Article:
The Portraits Of The Characters In An Inspector Calls

May 19, 2022 by Essay Writer

As an Inspector Calls was written after World War Two, most men went away to fight during the war, so many jobs that were traditionally performed by men, had to be filled in by women. This switch in roles enabled everyone to see that women were equally as capable as men. It helped to change the existing perceptions about what a woman can and can’t do. Consequently, many women experienced a new kind of independence that working and therefore earning money allowed them to entail. Yet, unfortunately, not all men were accepting of this new change in gender equality and continued to remain firmly in the beliefs about the capabilities that women have from the past. In an Inspector Calls Priestley develops ideas of gender roles through the freedom and individuality of Eva Smith and the sexist views of Mr Birling.

Before World War Two, Britain was not only divided by gender but also by class. The Upper and Middle classes were filled with capitalists, people who owned wealthy land and large successful businesses, whereas the lower/working class consisted of the poor workers that were treated with little or no respect by the upper classes. The war meant that these three classes had to unite together as all classes were eating the same food and were even having to dress the same due to rationing. Yet, the divide was still evident so Priestly wanted to emphasise the inequality and differences that still existed between the upper and lower classes.

Sybil begins to dig herself deeper when she speaks about how all the blame should be going to Eva and the man who got her pregnant. For example, in the quote “, I blame the young man who was the father of the child she was going to have. If, as she said, he did not belong to her class.” This shows how she has not joined the dots that it is her own son she is talking about. She lacks common sense and sympathy as she just cannot seem to accept that she might actually play a part in the death of an innocent girl that she could have helped. She doesn’t care even now that she could have saved her life, all due to the fact that the man that got her pregnant was from a higher class and she did not have a husband. She did not believe a single word that came out of Eva’s mouth, as she “didn’t like her manner,” she is assuming that everything Eva says is “a whole lot of silly nonsense,” before she even knows Eva as she has trained her mind to think that anything Eva will say is stupid and false.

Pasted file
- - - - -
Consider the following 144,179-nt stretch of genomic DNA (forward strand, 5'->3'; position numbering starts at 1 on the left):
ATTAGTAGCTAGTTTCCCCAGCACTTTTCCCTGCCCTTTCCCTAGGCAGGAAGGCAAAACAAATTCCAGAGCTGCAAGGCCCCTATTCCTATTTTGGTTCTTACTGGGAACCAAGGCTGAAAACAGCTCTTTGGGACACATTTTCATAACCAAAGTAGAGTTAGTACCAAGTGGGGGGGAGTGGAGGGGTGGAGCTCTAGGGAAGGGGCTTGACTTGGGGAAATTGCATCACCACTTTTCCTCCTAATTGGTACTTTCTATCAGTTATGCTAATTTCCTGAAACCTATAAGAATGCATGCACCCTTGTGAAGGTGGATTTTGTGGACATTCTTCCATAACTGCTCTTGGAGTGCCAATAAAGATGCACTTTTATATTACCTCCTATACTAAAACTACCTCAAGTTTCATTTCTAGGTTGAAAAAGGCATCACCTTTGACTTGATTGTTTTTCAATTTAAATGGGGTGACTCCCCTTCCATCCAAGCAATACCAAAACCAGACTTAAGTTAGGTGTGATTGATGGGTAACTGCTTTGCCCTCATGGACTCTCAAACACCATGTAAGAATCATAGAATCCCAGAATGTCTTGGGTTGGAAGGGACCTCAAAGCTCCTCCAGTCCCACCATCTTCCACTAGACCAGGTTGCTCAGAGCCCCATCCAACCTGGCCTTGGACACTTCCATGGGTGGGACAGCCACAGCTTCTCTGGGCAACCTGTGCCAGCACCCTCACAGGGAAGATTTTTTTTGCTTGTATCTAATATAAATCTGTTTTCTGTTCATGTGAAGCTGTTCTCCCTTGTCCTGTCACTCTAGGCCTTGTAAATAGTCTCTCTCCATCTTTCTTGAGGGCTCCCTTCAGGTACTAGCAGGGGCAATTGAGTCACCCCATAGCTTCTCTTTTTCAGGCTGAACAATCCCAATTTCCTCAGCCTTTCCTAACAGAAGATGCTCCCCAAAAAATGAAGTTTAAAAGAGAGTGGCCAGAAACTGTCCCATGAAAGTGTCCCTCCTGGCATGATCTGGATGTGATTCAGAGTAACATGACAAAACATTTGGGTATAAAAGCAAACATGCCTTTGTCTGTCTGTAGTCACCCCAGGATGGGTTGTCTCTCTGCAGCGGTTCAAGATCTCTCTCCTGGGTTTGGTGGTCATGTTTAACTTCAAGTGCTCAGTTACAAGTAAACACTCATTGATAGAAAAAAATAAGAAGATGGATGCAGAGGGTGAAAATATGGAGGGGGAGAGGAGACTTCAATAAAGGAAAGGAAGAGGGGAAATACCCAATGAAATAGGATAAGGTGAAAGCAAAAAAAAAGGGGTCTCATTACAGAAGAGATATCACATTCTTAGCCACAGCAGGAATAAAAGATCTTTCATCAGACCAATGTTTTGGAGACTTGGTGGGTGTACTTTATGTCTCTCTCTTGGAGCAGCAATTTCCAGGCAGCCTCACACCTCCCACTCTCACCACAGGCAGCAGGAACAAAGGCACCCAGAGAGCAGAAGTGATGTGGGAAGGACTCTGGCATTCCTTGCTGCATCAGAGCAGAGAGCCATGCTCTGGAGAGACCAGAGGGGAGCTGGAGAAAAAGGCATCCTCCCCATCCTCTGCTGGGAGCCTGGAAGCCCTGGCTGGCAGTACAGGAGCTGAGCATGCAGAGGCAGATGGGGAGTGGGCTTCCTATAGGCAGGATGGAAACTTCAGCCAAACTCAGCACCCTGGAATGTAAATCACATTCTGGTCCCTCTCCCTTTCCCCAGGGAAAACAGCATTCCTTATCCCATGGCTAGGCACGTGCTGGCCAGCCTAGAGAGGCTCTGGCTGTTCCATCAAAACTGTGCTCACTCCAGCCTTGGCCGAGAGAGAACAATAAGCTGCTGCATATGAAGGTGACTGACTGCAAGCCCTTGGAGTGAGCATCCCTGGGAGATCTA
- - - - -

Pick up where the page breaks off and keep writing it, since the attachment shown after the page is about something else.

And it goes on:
The quote, “And he ought to be dealt with very severely- “shows that Mrs Birling has not yet worked out that it is Eric that needs to be dealt with very severely, she full on drops Eric under the bus. These words that she has said will brutally haunt her later when she finally realises that she is talking about Eric. In some ways this quote uses foreshadowing as we can know purely by the way the play is written and the reactions of the other family members that it was Eric that got Eva pregnant, so by her saying this it creates a tense atmosphere within the audience and readers.

From an audience’s point of view Mrs. Birling fully deserves the consequences and ridicules that will eventually come her way. Mrs. Birlings actions really help to engage the audience in what Priestley is trying to convey through ‘An Inspector Calls’ as we see that her actions are cruel and ignorant and this is something that we all -hopefully- don’t want to be. Priestley is trying to get to all be responsible for our own actions and how they can and will affect other people, whether is directly or not. Mrs. Birling almost adds a comedic value to this part of the play as it is so obvious to the audience and readers that she is talking about Eric, that it is almost painful and unbearable to watch/read. Mrs. Birling also really helps to add a dramatic tone and atmosphere to the play as the tension changes when she repetitively puts all of the blame on other people, its almost like she is happy that Eva is dead, she talks that she spoke nonsense and was silly so to her it might not be so bad that she is dead; which is horrible and extremely capitalist of her.

This quote shows that she is shocked after finding out that it was her own son that got Eva pregnant. It also shows naivety as she is so surprised to hear this news. ‘I won’t believe it’ demonstrates that she is so stubborn, no one could really change her capitalistic views, not even the death of a girl that her and her family help create. You can tell that she feels very disappointed in her son from the way she pauses in the middle of the sentence; confirmed by the ellipses. She is unwilling to believe her son’s involvement with the girl and this distress is expressed as denial.


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